Dr. Chizea told Bounce News that for the re-election to yield results to Nigerians, especially as regards the education and health of Nigerians, the government must have to adjust priorities. 

He believes education and health sectors are two sides of a coin that every Nigerian should benefit from. Whether the individual voted for President Buhari or not.

The policy analyst took a look at the budgeting system. 

The total budget for 2019 is 8.83 trillion Naira and out of this amount Recurrent Cost is 4.04 trillion Naira and the education sector got a share from this. 

Of this 4.04 trillion Naira Recurrent Cost, the Ministry of Education will get the 462.24 billion Naira and this will take care of payment of salaries- staff of ministry, lecturers and the training of staff in the sector. 

"My take is that the allocation to various budget heads will have to be looked at again.

"A lot of expenditure goes on and sometimes people don't appreciate the amount of money that goes under such headings. 

"Take something like subsidy for instance, the amount of money we spend on subsidy is huge. 

"A lot of comments we hear around is that subsidy will be in excess of 300 billion Naira and that is something you can compare with the money that goes into education. 

"There is a need for the whole budget process and system of allocation to be revisited and this is because when you are talking of budget in the poverty capital of the world, it must be pro-poor. 

"If you want to do a budget that is pro-poor, there are certain services that you must make sure are catered for and you know education and health are competing. 

health centre in Ugbedomagwu in Igalalamela-Odolu

This is a Health Centre in Ugbedomagwu, Kogi State

"They are very important. If you do not have educated people, you will sacrifice the future of your country.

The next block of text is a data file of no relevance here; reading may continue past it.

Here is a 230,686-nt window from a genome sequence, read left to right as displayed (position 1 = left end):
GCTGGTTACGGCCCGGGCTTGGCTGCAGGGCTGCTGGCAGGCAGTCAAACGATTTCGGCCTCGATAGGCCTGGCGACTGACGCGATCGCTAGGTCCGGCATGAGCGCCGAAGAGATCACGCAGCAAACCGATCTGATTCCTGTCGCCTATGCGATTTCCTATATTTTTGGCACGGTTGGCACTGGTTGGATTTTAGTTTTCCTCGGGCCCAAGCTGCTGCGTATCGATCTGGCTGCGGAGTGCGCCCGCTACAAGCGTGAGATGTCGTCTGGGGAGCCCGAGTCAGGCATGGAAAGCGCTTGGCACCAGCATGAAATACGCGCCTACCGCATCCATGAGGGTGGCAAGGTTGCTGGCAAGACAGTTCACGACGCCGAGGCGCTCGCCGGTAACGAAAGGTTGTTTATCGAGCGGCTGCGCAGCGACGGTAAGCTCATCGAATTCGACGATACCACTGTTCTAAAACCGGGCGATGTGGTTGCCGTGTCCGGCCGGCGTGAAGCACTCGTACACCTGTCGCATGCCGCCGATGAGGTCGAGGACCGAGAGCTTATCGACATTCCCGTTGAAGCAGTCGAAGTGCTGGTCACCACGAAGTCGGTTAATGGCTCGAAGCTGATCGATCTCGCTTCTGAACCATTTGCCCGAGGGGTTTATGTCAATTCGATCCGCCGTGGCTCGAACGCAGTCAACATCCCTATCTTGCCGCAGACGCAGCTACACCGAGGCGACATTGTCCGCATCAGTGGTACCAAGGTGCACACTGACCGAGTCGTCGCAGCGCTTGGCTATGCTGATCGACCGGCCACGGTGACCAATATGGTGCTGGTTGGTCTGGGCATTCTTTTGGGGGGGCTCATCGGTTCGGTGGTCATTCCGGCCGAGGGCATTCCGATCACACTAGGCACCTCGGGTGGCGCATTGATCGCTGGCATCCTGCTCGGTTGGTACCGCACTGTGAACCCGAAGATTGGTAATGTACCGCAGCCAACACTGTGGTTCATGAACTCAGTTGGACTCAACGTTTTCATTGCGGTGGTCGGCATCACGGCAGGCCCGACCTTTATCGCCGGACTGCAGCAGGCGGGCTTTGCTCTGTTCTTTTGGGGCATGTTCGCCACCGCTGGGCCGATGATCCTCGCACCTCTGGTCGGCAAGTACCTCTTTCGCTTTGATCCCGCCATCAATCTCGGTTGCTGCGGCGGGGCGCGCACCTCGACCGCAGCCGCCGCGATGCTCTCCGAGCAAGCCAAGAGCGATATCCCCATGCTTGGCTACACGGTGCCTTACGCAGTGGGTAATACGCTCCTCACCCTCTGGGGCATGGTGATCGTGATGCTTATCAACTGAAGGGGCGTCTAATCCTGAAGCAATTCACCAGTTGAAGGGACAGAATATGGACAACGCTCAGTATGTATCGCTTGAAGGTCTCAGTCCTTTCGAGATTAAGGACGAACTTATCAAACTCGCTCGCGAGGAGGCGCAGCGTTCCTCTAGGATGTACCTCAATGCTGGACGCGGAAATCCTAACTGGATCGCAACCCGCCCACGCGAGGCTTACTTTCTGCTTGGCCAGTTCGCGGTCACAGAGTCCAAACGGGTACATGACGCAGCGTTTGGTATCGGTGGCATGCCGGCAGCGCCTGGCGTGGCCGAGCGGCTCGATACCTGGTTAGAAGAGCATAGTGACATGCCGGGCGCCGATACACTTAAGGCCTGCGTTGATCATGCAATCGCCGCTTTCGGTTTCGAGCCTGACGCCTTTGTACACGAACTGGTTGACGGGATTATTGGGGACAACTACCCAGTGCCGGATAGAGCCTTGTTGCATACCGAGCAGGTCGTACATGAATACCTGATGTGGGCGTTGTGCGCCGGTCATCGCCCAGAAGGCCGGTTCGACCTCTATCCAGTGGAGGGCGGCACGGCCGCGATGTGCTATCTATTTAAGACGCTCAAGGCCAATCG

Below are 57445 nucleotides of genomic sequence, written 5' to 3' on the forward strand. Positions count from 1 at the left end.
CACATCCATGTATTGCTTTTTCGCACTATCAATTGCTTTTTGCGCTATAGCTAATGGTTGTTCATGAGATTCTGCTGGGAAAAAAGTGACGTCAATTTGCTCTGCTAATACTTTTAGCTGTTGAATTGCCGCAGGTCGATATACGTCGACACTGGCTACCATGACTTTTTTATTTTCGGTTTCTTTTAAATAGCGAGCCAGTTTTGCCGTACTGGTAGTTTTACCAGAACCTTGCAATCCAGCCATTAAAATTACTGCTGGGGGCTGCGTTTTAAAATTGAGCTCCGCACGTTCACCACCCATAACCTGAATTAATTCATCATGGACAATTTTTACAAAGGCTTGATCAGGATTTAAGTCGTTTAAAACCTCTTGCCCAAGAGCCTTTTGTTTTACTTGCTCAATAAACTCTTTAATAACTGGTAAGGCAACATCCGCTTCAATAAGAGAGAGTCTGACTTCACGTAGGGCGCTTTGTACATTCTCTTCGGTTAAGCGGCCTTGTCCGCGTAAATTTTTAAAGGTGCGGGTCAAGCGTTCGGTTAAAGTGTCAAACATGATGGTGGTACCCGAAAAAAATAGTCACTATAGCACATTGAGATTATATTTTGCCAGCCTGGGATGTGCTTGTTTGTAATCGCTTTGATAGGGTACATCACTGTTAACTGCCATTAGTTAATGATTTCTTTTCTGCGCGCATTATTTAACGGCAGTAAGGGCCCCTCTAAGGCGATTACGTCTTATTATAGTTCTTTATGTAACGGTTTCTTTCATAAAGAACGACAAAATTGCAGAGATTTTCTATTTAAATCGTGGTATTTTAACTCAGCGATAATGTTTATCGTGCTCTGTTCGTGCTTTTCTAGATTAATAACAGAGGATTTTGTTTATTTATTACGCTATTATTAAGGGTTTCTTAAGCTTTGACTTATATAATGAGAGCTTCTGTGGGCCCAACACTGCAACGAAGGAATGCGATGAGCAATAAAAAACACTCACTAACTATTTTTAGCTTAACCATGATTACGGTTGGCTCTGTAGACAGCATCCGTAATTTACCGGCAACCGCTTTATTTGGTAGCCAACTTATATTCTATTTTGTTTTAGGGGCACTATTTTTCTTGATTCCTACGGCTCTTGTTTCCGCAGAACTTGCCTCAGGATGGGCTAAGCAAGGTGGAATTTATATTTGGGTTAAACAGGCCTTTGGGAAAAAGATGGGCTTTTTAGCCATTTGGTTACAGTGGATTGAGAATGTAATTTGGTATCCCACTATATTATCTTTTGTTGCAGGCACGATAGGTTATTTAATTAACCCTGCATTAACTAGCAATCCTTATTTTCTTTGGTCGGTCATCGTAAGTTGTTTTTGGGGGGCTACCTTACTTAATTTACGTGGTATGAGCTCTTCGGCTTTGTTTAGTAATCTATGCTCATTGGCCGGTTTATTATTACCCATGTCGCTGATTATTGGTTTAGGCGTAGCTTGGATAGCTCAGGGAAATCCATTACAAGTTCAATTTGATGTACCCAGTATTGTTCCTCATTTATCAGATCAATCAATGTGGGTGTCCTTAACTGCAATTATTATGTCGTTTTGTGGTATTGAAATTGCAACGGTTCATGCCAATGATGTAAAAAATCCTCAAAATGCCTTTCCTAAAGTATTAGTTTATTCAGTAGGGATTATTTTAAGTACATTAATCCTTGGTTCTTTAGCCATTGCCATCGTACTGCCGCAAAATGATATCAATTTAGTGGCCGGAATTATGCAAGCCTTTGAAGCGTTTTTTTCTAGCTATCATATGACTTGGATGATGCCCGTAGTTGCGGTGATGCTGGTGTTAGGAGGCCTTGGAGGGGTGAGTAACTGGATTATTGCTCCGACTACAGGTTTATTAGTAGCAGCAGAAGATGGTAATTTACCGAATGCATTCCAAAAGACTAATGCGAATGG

Also Read: Aliko Dangote Enters Top 65 Richest In The World

"Internationally, in different nations, technology is taking over and these things are developed as a result of the brain power that they have. 

"If you don't have the brain power and capacity, you will be lagging behind," he told Bounce News

On the recent election and the results, Dr. Chizea pointed out that it showed how pre-modal the people had become in their consideration of who governed them, with people looking at ethnicity and religious affiliations of the candidates. 

"Take something as basic as this election we have just gone through, you will find that most people who voted could not care less. They do not know what is at stake.

"They voted based on pre-modal considerations, looking at who came from their area or religion and that is because the person is not educated enough to critically look at issues."

He stressed that it was time to prioritise.

"If you do not have healthy people and the nation is not investing in the health sector, it is destroying," Dr. Chizea added.

If you enjoyed reading this and our other stories, please, share with friends and loved ones.

2Face & Annie Idibia: Is Social Media Destroying Marriages?